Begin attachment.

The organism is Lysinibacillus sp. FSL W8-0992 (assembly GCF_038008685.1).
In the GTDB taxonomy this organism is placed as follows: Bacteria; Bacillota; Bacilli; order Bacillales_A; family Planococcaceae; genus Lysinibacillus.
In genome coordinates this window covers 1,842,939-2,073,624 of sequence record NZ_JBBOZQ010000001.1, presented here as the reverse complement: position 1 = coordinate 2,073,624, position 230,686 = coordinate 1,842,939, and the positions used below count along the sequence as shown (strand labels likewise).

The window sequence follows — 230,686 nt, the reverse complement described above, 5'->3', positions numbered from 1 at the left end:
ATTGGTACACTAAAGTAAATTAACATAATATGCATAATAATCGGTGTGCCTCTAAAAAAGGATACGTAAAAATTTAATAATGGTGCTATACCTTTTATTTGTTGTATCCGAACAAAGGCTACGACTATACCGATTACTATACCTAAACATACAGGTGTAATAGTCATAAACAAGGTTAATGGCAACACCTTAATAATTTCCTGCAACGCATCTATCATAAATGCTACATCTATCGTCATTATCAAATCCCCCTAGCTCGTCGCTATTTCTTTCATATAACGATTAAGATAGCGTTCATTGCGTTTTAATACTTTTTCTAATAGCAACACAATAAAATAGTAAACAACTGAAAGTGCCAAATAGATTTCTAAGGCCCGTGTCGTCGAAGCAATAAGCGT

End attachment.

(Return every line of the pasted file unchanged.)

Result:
The organism is Lysinibacillus sp. FSL W8-0992 (assembly GCF_038008685.1).
In the GTDB taxonomy this organism is placed as follows: Bacteria; Bacillota; Bacilli; order Bacillales_A; family Planococcaceae; genus Lysinibacillus.
In genome coordinates this window covers 1,842,939-2,073,624 of sequence record NZ_JBBOZQ010000001.1, presented here as the reverse complement: position 1 = coordinate 2,073,624, position 230,686 = coordinate 1,842,939, and the positions used below count along the sequence as shown (strand labels likewise).

The window sequence follows — 230,686 nt, the reverse complement described above, 5'->3', positions numbered from 1 at the left end:
ATTGGTACACTAAAGTAAATTAACATAATATGCATAATAATCGGTGTGCCTCTAAAAAAGGATACGTAAAAATTTAATAATGGTGCTATACCTTTTATTTGTTGTATCCGAACAAAGGCTACGACTATACCGATTACTATACCTAAACATACAGGTGTAATAGTCATAAACAAGGTTAATGGCAACACCTTAATAATTTCCTGCAACGCATCTATCATAAATGCTACATCTATCGTCATTATCAAATCCCCCTAGCTCGTCGCTATTTCTTTCATATAACGATTAAGATAGCGTTCATTGCGTTTTAATACTTTTTCTAATAGCAACACAATAAAATAGTAAACAACTGAAAGTGCCAAATAGATTTCTAAGGCCCGTGTCGTCGAAGCAATAAGCGT